this thing’s incredible

Erin Andrews Was Right About This Portable Pomade Stick

Photo-Illustration: The Strategist; Photo: Retailer

I am exceedingly vain about my hair (cue that monologue from Fleabag). I can be excessive-slash-obsessive about combing. I’ll put my tresses through the tyrannies of blow-dryers and straighteners to get whatever look I’m going for. But hair care is important to me, too — whether I’m adding a heat-protectant spray or an oil that gives me shampoo-commercial shine.

So it was the horror of all horrors when I started seeing tumbleweed-like clumps clogging the shower drain a few months ago. (I blame the bout of coronavirus I suffered late last year; hair loss is a common complaint.)

Even worse was that my hair didn’t feel like my hair. It was fragile and seemed to be thinning — the usual fullness around my hairline disappeared, especially near my ears. I overhauled my hair-care routine, trying new shampoo-and-conditioner combinations and downing a pharmacy’s worth of vitamins. Products like R+Co’s cloud-themed shampoo, Ceremonia’s guava spray, and Sunday Riley’s pink-bottled scalp serum helped get my hair back on track — but now I have more wispiness than I know what to do with.

I ordered R+Co’s Dart Pomade after reading sportscaster Erin Andrews’s list of things she can’t live without. (It wasn’t the first time a celebrity convinced a Strategist staffer to buy something.) She carries the pomade stick, which is just a bit bigger than a lipstick, to work, patting down her flyaways to be camera-ready. My success with R+Co’s shampoo was fresh in my mind, so I was eager to try the Dart Pomade on the new growth jutting out from my scalp. Now, I don’t think I can live without it, either.

Once I got past the sensation of using an Elmer’s-esque stick on my hair, I was relieved to find that the product isn’t sticky at all. It has the waxen texture of a traditional pomade and glides onto strands, smoothing them with a stroke. To use it, I swipe the Dart wherever there are hairs sticking out and give them the lightest of pat-downs with my palm. Sometimes I stripe it through the length of my hair, starting near the roots and sliding it down to the ends if I want full sleekness. Other times, I use the tip of my finger to dab it on trouble spots.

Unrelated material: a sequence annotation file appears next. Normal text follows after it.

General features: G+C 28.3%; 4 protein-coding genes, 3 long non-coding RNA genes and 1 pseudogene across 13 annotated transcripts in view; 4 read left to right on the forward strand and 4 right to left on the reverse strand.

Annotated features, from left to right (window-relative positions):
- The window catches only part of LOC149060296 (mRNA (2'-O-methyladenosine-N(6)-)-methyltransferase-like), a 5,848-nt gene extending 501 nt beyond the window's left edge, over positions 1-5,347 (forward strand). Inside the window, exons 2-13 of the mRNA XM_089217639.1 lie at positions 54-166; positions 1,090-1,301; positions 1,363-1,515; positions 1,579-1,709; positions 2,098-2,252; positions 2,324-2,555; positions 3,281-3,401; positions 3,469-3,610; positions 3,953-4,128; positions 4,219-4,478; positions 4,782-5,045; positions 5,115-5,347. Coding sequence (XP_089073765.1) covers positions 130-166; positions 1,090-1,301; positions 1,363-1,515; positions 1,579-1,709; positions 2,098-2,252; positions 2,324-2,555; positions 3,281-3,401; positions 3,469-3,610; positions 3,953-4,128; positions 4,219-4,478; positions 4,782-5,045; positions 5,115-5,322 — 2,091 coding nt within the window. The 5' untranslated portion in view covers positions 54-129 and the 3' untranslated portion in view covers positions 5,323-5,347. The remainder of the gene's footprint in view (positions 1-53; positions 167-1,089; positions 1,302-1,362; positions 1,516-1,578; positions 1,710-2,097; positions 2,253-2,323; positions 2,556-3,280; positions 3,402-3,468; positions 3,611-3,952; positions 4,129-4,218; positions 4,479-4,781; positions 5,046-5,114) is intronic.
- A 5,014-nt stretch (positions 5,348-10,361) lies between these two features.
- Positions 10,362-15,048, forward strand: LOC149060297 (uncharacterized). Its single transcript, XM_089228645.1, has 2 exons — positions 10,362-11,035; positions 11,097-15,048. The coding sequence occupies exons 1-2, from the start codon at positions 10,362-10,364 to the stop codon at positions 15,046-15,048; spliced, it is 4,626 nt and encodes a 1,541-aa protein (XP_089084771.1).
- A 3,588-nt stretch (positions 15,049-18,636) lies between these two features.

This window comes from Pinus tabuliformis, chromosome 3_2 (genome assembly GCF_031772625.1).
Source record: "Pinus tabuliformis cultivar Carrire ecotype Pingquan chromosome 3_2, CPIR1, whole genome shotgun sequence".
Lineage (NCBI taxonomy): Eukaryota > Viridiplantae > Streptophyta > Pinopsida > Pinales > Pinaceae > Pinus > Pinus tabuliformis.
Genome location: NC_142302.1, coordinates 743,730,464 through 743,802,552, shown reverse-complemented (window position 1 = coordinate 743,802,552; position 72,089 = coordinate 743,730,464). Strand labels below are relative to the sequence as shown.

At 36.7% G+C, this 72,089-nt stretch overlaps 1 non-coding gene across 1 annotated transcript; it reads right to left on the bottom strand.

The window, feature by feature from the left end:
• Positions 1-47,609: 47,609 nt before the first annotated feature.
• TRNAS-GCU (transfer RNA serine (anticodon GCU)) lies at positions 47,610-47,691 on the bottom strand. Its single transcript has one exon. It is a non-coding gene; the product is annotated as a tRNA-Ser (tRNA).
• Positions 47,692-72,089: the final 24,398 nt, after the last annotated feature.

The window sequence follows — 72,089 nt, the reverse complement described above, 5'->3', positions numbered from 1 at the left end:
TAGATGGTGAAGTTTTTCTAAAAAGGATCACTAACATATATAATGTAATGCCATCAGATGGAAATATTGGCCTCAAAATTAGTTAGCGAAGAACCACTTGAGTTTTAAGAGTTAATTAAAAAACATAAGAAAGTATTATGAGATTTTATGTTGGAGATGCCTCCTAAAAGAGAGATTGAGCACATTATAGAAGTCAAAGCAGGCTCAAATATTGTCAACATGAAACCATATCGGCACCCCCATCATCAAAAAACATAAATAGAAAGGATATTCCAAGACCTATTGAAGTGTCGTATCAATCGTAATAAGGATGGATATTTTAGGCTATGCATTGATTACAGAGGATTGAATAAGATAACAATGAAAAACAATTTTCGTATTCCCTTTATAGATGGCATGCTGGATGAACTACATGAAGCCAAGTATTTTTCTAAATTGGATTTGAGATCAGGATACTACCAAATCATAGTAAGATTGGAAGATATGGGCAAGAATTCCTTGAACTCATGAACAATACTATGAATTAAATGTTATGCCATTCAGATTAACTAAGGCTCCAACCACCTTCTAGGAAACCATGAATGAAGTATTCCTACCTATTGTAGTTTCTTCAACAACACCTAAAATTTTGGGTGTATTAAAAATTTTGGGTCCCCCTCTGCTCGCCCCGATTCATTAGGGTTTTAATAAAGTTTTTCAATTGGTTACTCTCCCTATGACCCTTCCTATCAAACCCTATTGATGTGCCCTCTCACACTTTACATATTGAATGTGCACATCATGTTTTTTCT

Pre- and post-Dart Photo: Author
The pomade stick to scale. Photo: Author

You can definitely see a difference between the “before” and “after” — if you know where to look. The pomade flattens the tiny hairs near the top of my head that make me look like I was recently electrocuted. Previously untameable flyaways get smoothed down, and unsightly frizz (not the laissez-faire kind of French film starlets) becomes controllable. There’s some shine but no greaserlike slickness.

Because the stick is so small, it’s remarkably precise and easy to control. Forget about covering your hands in gloopy gel or cream — using the Dart pomade is so much more refined. It absorbs right into my hair and is so light that even if I use it all over — occasionally, I’ll apply the pomade two days in a row, then wash it out on the third — my hair doesn’t look ridiculously dirty or feel like it’s coated with buildup.

Whenever my hair gets unruly, I just pull out the supremely portable Dart. I don’t have to fight my wispiness anymore — and I have good hair days much more often.

The Strategist is designed to surface the most useful, expert recommendations for things to buy across the vast e-commerce landscape. Some of our latest conquests include the best acne treatments, rolling luggage, pillows for side sleepers, natural anxiety remedies, and bath towels. We update links when possible, but note that deals can expire and all prices are subject to change.

Erin Andrews Was Right About This Portable Pomade Stick